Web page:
The second Philly Family Pride Picnic and Arts Festival at Mount Airy’s Lovett Library on Saturday was filled with vendors, games, food and music.
Icon Ebony Fierce, a professional drag artist and rapper, gave an impromptu performance of “Baby Shark” during children's story time at the event.
Fierce said drag queens are "the face of activism" in the LGBTQ community.
“Drag queens are important because when you think about it, drag is artistic exaggeration to make fun [of] gender roles. Seeing a drag queen is no different from seeing someone at your favorite show. It’s all a character, it’s all artistic expression," Fierce said. "Drag queens are the people that show up and show out, march and participate in activism in the LGBTQ community history.”
Fierce, who has performed in Philadelphia’s Gayborhood for eight years, said it’s important to have events outside of the gay neighborhood. “Why not have an Mount Airy Pride for all ages?” Fierce asked.
Saturday’s festival was sponsored by the Mayor’s Office of LGBT Affairs, Philadelphia Family Pride and the Mount Airy Art Garage (MAAG). Mayor Jim Kenney attended the festival and gave welcoming words to community members, same-sex couples and families.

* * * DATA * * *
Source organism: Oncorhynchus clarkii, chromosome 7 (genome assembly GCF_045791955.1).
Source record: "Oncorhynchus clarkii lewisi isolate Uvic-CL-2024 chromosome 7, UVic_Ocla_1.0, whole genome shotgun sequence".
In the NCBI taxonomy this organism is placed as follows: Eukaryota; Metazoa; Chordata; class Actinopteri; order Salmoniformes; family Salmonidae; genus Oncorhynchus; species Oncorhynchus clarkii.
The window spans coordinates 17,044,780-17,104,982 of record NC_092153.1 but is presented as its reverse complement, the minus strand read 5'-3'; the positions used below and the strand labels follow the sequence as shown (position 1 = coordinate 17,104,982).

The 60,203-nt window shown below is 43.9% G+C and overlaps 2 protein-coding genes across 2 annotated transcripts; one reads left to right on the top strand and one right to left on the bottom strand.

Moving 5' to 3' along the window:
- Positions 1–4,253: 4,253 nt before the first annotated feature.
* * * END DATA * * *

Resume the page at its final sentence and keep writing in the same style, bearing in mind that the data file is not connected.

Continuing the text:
Angel Brice, a board member of Philadelphia Family Pride and a University City resident, attended the festival with her fiancee, Genea Brown, and their nephews for the first time.
“It’s a space for us to share community and hold hands without feeling uncomfortable,” Brice said. “African Americans aren’t selected enough in the LGBTQ community. Events like this are important because we matter like everybody and we need to know that there’s space for us to come out to events like this.”
According to Arleen Olshan, executive director of MAAG, more than a thousand people signed up on Facebook to attend the event and the library expected to serve 300 guests throughout the day.
“The more of us that come out to these events, the more color that we bring,” Brice said. “It’s a celebration of community.”